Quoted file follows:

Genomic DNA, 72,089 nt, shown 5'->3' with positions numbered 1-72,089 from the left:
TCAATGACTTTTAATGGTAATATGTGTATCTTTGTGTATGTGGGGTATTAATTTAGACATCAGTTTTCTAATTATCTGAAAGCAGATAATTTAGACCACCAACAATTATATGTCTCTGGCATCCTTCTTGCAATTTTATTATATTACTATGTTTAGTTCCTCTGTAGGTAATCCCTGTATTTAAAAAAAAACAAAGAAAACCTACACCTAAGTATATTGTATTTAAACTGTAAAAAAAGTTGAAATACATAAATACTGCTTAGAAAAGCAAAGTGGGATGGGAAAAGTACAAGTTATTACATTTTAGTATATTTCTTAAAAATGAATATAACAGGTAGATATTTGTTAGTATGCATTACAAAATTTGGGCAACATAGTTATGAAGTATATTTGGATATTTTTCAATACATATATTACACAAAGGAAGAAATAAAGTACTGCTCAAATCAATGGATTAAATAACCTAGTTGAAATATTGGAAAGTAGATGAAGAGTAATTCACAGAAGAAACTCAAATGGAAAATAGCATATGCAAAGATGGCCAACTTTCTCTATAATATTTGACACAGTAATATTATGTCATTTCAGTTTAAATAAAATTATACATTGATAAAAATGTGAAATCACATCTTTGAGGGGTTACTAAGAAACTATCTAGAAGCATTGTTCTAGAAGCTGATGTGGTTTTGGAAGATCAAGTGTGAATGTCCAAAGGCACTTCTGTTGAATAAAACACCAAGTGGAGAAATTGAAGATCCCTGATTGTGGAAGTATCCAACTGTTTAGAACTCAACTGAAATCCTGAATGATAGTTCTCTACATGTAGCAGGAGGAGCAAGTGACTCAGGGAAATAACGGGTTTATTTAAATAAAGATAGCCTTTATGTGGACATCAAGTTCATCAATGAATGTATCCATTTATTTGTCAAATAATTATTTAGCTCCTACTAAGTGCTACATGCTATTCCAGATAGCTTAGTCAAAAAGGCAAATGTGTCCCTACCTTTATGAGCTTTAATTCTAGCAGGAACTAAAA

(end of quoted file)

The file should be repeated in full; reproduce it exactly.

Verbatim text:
Genomic DNA, 72,089 nt, shown 5'->3' with positions numbered 1-72,089 from the left:
TCAATGACTTTTAATGGTAATATGTGTATCTTTGTGTATGTGGGGTATTAATTTAGACATCAGTTTTCTAATTATCTGAAAGCAGATAATTTAGACCACCAACAATTATATGTCTCTGGCATCCTTCTTGCAATTTTATTATATTACTATGTTTAGTTCCTCTGTAGGTAATCCCTGTATTTAAAAAAAAACAAAGAAAACCTACACCTAAGTATATTGTATTTAAACTGTAAAAAAAGTTGAAATACATAAATACTGCTTAGAAAAGCAAAGTGGGATGGGAAAAGTACAAGTTATTACATTTTAGTATATTTCTTAAAAATGAATATAACAGGTAGATATTTGTTAGTATGCATTACAAAATTTGGGCAACATAGTTATGAAGTATATTTGGATATTTTTCAATACATATATTACACAAAGGAAGAAATAAAGTACTGCTCAAATCAATGGATTAAATAACCTAGTTGAAATATTGGAAAGTAGATGAAGAGTAATTCACAGAAGAAACTCAAATGGAAAATAGCATATGCAAAGATGGCCAACTTTCTCTATAATATTTGACACAGTAATATTATGTCATTTCAGTTTAAATAAAATTATACATTGATAAAAATGTGAAATCACATCTTTGAGGGGTTACTAAGAAACTATCTAGAAGCATTGTTCTAGAAGCTGATGTGGTTTTGGAAGATCAAGTGTGAATGTCCAAAGGCACTTCTGTTGAATAAAACACCAAGTGGAGAAATTGAAGATCCCTGATTGTGGAAGTATCCAACTGTTTAGAACTCAACTGAAATCCTGAATGATAGTTCTCTACATGTAGCAGGAGGAGCAAGTGACTCAGGGAAATAACGGGTTTATTTAAATAAAGATAGCCTTTATGTGGACATCAAGTTCATCAATGAATGTATCCATTTATTTGTCAAATAATTATTTAGCTCCTACTAAGTGCTACATGCTATTCCAGATAGCTTAGTCAAAAAGGCAAATGTGTCCCTACCTTTATGAGCTTTAATTCTAGCAGGAACTAAAA